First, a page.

My creepy, larger-than-life podcasting pose, at that. No, I haven’t started a podcast. I love to listen to them, but I can’t imagine my place being at the helm of one. So what’s with the headset, then? This was me two weeks ago, when I was chatting with Ilysa Bierer and Kira Slye of Polymer Clay Productions. It was an honor to be interviewed, and if you are reading this, Ilysa & Kira, I thank you! (And I promise to get that headset back to you as soon as I can find three minutes to dig up a box!)
If you’re interested in listening to the interview, you can check it out here.
You know how you always can come up with better ways to say things after a conversation is over? Well, maybe you don’t, but I am intimately familiar with that feeling. After playing the podcast and hearing myself speak, I realized that I didn’t say too much to embarrass myself, which is a really nice realization to have But I do think that maybe I trivialized my book store a bit. It really is a lot more than just a way to “pay for my clay so I can play.” Like many polymer clay enthusiasts, I have a serious affliction when it comes to new books, videos, and anything that gives me the opportunity to see what people are making. It’s an exciting feeling to see the UPS truck pulling in the driveway when I know some new book is on the way. I’ve been known to squeal and jump up and down in the living room, which may not be dignified behavior, but who cares?! Besides my obvious love for the products I sell, I really enjoy the connections I’ve made in the community as a result of having this business. Given how much I love seeing new books & videos come in, is it any surprise that I get excited to share them? I know I have complained long and hard about packing orders around here, but if there is one bright spot, one shining beacon of enjoyableness in that task, it is that I know I am sending a little package of inspiration someone’s way.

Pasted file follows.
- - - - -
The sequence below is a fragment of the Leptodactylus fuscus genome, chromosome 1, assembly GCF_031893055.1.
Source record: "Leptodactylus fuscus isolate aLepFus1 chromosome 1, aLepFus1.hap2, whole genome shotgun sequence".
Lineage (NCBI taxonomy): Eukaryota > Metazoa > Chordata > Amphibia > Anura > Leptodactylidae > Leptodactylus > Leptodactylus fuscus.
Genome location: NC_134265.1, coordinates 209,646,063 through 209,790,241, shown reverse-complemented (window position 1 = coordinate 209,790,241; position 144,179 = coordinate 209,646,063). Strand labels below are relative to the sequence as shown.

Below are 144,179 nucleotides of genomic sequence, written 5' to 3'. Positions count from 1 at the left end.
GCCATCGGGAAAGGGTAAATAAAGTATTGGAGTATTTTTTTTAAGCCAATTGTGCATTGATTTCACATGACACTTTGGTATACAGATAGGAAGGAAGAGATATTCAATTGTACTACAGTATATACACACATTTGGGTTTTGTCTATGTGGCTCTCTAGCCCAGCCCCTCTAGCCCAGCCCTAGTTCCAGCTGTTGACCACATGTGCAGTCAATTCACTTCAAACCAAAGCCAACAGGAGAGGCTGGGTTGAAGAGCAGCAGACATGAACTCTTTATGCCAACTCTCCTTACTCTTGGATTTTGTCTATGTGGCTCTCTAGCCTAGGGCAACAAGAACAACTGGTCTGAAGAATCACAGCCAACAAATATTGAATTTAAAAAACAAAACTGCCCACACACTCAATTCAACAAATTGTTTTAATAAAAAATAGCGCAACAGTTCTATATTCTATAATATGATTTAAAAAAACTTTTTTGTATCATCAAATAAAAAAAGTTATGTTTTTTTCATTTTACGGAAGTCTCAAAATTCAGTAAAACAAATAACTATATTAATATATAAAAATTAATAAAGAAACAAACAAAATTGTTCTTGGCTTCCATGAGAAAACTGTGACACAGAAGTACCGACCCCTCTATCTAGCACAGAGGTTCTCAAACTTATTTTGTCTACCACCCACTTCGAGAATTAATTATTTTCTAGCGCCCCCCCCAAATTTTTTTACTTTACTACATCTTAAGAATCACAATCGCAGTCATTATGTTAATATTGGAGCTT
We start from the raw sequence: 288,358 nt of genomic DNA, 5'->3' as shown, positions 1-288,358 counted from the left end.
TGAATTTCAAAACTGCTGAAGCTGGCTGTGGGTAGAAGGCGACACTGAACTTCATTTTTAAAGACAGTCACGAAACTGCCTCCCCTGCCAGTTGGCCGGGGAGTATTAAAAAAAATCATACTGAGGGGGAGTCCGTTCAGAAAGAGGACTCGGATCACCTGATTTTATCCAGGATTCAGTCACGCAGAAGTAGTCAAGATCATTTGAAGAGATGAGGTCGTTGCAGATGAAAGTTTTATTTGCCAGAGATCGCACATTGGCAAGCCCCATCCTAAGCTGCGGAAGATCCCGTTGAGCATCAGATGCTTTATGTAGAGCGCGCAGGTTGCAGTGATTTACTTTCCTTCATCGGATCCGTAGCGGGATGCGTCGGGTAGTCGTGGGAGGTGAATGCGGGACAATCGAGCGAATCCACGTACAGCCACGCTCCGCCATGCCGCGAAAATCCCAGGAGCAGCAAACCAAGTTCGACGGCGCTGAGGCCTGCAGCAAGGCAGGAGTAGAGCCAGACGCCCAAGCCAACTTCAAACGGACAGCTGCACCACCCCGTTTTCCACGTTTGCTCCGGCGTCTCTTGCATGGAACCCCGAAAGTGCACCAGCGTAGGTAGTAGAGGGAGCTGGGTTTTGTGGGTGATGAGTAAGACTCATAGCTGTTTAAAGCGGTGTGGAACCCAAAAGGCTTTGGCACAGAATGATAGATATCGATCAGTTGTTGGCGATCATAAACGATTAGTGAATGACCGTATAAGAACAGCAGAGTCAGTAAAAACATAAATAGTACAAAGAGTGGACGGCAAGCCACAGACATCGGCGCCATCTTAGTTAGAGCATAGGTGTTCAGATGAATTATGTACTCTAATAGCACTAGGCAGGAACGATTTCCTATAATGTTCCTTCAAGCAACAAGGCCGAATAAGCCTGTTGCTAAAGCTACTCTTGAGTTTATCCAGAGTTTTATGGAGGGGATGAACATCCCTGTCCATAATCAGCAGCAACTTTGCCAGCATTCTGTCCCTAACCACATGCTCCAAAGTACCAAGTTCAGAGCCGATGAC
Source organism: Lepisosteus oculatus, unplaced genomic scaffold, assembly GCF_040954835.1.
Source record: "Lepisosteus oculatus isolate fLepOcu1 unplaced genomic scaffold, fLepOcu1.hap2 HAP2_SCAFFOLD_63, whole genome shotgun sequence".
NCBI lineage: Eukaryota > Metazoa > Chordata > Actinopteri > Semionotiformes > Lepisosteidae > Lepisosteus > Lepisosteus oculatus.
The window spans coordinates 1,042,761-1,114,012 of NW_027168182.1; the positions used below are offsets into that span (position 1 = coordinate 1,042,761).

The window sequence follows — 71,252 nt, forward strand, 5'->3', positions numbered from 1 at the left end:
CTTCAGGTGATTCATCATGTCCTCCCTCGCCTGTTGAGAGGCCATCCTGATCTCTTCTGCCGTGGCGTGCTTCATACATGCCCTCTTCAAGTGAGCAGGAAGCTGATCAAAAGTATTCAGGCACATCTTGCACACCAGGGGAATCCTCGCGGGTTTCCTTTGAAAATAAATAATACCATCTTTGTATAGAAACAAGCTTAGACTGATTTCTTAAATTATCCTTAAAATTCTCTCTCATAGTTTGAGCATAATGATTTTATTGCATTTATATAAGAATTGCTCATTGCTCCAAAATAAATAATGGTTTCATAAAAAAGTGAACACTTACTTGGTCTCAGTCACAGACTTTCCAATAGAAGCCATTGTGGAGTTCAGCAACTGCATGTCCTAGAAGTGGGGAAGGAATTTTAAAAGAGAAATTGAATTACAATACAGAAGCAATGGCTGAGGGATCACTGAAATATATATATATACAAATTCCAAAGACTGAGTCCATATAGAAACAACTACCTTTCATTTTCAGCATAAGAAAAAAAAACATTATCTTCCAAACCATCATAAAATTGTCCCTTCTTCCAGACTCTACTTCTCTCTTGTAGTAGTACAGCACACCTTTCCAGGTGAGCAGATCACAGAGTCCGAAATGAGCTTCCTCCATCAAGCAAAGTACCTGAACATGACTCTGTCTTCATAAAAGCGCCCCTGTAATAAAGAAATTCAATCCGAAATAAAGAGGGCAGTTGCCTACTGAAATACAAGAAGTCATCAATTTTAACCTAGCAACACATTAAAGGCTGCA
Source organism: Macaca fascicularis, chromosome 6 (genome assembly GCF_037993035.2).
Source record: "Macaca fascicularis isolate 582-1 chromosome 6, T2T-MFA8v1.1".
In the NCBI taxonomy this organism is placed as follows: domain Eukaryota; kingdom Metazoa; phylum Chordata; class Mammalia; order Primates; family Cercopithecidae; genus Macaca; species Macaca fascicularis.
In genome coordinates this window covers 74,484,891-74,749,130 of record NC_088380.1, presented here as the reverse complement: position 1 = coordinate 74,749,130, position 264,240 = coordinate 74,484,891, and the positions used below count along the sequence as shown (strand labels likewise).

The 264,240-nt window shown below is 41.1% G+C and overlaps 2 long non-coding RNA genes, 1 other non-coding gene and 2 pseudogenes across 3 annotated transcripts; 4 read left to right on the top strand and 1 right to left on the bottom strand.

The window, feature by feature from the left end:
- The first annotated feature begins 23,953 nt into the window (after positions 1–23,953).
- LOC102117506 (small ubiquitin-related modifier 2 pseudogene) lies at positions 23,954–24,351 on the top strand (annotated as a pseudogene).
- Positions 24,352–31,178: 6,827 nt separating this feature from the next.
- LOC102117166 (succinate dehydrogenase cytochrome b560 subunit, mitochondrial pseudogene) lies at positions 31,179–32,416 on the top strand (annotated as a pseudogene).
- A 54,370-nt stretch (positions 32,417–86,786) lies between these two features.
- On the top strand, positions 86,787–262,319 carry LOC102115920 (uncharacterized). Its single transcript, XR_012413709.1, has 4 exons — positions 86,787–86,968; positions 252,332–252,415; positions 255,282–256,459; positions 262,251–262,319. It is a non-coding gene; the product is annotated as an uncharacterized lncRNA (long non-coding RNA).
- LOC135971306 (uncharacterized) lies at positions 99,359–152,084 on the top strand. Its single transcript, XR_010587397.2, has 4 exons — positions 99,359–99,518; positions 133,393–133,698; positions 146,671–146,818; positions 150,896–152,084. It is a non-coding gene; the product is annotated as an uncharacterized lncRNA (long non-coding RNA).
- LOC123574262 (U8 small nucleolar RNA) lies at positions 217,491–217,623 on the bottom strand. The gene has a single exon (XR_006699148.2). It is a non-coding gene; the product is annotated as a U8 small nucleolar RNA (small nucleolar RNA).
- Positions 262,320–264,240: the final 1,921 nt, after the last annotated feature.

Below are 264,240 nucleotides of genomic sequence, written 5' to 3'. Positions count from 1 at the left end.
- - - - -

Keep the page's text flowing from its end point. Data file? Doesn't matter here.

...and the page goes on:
I was asked what my business plans are for the future, and my feeling is that I will continue for as long as
- I have an interest in polymer clay and a need to create things with it
- The business can sustain itself financially (we could never survive on this, but so far it’s not costing us anything)
- I can run the business without negatively impacting my family life
- I am happy running it
So there’s my little addendum to the interview. Other than that, I am happy to let it stand as-is. Neil commented to me (in jest. I think…) that I made it sound like I neglect our children in the course of being crafty and having a business. Anyone who reads this blog knows, though, that once in a while I do dust the little darlings off, take them out and play with them No, if anything is getting neglected, it is the kitchen. And maybe the husband.